21.12.09

ECMA-262 ed. 5 backwards-incompatible change coming to SpiderMonkey and to Gecko-based browsers

(preemptive clarification: coming in Firefox 3.7 and not Firefox 3.6, which is to say, a good half year away from now rather than Real Soon Now)

ES5 and compatibility

The fifth edition of ECMA-262, the next iteration of the JavaScript language, is broadly backwards-compatible with existing JavaScript code. Generally, code that worked in past browsers that implemented the specification will continue to work in new browsers as they implement the new edition of the specification. However, there are a few exceptions. The most obvious one is ES5’s strict mode, where specially-tagged scripts and functions will cause parsing and execution of their contents to occur under stricter requirements than in the past. For example, this code would have executed “as intended” in ES3, but in ES5 the definition of a variable named “arguments” inside a function in strict mode is a syntax error (none of the code even executes):

function strictModeError()
{
  "use strict";
  var arguments = 17; // stupid, but permissible, in ES3
  return arguments;
}
if (strictModeError() !== 17)
  throw new Error("up is down");

The above isn’t more than a theoretical problem as it is expected old code wouldn’t have accidentally opted into strict mode. Not all of ES5’s incompatible changes, however, are so benign.

ES5 compatibility with ES3 extensions

One unusual area of compatibility concerns not ES3, but extensions to ES3. One of the more profound changes in ES5 is the introduction of getters and setters, in which what appears syntactically to be a property when used actually will invoke function calls “under the hood”. Most major JS engines support this extension to ES3:

var o =
  {
    get field() { return this._field; },
    set field(f)
    {
      if (typeof f != "number")
        throw new Error("not a number");
      this._field = f;
    },
    _field: 0
  };
print(o.field); // 0
o.field = 5;
print(o.field); // 5
try { o.field = "0"; } catch (e) { /* throws: not a number */ }
print(o.field); // 5
o.field = 17;
print(o.field); // 17

This syntax is in ES5, partly because it addresses a need in a reasonable way but mostly because many developers will already be familiar with it. (Getters and setters were also available programmatically; ES5’s solution is different but more flexible.) However, not all aspects of getters and setters are present in ES5 in the same way they were in extensions to ES3 engines.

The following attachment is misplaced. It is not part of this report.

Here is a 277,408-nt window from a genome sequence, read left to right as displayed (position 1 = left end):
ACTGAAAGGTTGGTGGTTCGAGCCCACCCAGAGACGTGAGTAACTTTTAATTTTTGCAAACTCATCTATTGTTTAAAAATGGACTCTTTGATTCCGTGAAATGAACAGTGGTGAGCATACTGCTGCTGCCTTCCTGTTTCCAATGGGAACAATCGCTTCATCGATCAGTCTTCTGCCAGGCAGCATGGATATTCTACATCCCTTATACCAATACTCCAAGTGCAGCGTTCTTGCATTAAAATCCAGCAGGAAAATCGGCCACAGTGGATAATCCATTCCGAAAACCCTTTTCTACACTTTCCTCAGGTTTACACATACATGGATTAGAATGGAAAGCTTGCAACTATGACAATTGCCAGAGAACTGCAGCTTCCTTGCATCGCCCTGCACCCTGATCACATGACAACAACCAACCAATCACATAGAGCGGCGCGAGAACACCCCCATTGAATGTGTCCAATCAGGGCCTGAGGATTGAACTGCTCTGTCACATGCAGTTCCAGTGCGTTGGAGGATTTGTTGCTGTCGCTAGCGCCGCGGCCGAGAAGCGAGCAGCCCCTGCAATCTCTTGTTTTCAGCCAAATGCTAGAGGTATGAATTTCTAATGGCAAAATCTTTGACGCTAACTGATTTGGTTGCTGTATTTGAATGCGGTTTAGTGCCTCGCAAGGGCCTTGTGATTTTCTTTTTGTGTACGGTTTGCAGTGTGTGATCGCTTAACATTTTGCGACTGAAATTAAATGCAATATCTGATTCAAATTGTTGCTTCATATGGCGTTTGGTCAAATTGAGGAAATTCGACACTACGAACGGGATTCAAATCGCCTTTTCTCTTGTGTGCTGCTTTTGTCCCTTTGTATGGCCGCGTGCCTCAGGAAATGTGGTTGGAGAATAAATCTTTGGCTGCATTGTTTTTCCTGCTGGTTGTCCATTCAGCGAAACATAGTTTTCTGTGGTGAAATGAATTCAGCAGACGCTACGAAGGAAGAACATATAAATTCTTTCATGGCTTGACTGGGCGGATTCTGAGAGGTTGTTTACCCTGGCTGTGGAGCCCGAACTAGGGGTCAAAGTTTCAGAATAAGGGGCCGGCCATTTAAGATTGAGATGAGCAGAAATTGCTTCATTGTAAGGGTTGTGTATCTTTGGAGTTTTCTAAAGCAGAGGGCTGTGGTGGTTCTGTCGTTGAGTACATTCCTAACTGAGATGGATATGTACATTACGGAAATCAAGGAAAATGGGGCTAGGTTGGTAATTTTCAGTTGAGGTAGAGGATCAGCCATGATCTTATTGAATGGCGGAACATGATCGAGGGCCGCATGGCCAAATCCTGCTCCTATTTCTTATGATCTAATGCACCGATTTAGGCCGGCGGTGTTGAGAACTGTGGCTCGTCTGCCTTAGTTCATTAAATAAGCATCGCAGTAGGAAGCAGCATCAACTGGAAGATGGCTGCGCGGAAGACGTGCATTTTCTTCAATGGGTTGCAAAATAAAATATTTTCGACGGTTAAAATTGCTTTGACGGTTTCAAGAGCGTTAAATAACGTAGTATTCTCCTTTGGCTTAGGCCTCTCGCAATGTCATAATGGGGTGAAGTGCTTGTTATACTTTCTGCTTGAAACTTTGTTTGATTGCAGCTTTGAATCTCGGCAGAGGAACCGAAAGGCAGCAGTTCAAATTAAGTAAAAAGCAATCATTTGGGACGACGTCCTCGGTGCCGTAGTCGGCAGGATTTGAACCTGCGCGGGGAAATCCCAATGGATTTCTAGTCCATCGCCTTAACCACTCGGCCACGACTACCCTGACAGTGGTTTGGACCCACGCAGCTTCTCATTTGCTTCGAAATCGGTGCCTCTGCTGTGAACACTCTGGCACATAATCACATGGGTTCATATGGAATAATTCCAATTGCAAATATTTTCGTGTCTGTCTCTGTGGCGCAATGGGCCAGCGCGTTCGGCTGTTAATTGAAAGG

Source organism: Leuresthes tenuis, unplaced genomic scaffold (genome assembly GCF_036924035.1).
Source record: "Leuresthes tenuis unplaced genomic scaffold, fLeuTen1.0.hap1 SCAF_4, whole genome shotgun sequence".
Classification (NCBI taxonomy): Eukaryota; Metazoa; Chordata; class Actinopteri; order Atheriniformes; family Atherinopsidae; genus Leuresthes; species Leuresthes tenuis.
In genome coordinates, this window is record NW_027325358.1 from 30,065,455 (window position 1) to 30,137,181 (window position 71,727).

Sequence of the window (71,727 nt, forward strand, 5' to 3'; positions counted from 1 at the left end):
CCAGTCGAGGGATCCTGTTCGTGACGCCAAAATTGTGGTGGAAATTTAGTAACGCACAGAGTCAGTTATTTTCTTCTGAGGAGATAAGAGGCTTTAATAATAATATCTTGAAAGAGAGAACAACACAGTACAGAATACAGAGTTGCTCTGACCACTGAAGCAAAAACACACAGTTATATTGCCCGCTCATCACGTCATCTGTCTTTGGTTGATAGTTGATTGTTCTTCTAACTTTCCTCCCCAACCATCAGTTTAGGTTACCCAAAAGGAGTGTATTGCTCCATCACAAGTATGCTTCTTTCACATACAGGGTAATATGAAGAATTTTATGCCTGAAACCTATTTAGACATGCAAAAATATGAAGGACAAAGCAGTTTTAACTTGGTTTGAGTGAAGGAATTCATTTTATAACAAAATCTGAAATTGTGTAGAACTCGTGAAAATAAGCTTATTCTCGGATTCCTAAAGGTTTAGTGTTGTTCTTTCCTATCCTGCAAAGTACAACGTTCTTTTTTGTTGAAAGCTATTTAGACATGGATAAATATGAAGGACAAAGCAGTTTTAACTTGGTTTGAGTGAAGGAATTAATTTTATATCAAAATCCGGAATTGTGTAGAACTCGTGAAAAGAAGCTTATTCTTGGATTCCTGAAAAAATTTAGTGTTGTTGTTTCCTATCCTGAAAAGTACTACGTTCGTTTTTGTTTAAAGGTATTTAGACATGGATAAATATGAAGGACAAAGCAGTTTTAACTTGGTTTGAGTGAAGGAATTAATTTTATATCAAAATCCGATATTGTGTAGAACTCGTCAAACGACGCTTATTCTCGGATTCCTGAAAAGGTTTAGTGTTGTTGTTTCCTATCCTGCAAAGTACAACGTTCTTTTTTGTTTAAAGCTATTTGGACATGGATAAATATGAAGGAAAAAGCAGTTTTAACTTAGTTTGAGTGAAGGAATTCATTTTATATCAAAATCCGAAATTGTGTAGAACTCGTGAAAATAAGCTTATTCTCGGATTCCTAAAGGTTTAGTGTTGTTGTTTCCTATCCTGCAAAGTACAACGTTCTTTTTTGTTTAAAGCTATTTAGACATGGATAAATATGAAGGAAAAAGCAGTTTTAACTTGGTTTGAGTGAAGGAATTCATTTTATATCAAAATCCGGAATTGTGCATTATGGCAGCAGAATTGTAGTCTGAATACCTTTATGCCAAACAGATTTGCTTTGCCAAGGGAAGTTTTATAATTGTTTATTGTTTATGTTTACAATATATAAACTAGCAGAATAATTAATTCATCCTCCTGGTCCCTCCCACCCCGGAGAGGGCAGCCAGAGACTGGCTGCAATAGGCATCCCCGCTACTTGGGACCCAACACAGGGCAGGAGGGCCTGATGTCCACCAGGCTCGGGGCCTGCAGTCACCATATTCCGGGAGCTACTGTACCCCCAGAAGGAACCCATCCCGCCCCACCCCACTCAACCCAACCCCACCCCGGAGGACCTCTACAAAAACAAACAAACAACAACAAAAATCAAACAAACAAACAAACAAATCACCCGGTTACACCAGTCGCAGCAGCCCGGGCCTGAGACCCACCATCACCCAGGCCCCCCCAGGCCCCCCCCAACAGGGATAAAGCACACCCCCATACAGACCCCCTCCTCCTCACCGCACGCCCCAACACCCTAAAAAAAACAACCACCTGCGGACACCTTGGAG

Assigning to getter-only properties in ES5

Consider the previous example, slightly tweaked:

var o =
  {
    get field() { return this._field; },
    _field: 17
  };
print(o.field); // 17
o.field = 5;  // ???
print(o.field); // ???

In this case the field property is read-only: you could analogize it to element.childNodes.length, which has a value which it makes no sense to attempt to change. What should happen, then, if you attempt to change it? Current browsers throw a TypeError when you try this. ES5, however, chooses to remain (arguably) more faithful to ES3 and instead makes setting a property that only has a getter do nothing — except in strict mode, where a TypeError exception will be thrown.

SpiderMonkey, the JavaScript engine embedded in Gecko browsers, has just made the switch from its previous always-throw behavior to ES5’s only-throw-if-in-strict-mode behavior when an attempt is made to set a property that only has a getter. (This will also apply to DOM properties like the aforementioned element.childNodes.length.) In the future, if you try to set a property that only has a getter, no exception will be thrown unless you’ve opted into strict mode. This change is now in trunk builds of Firefox; download a nightly build from nightly.mozilla.org and test out the change for yourself (use the profile manager if you want to keep your current Firefox settings and install untouched). If your site relies on an exception being thrown, this change could break it, and we’re hoping that an extended period of time to test the change will help developers iron out any reliance on this non-standard behavior. This change will first appear in Firefox 3.7, which probably won’t be released until the second half of 2010 or so. Firefox 3.6 preserves current behavior where an exception is always thrown, so you should have plenty of time to update your site in response to this change.

The bottom line

Firefox 3.6 and earlier throw an exception whenever you attempt to set a property represented only by a getter (this includes DOM properties defined as readonly). Firefox 3.7 will only throw a TypeError when assigning to a property represented by only a getter if the assignment occurs in ES5 strict mode code. This change will also apply to attempts to set readonly DOM properties like element.childNodes.length. If you’re relying on an exception being thrown in either case, change the assignment location code so that it works when no TypeError exception is thrown.

1 Comment »

  1. […] rolling out versions with these new changes.  You can read more details about it on Jeff’s blog posting. Tags: ECMA-262, Firefox, issues, javascript, Mozilla, Programming, SpiderMonkey, standards […]

    Pingback by Next Edition of JavaScript MAY Break the Scripts of Today. « Sleeping Cats — 22.12.09 @ 07:30

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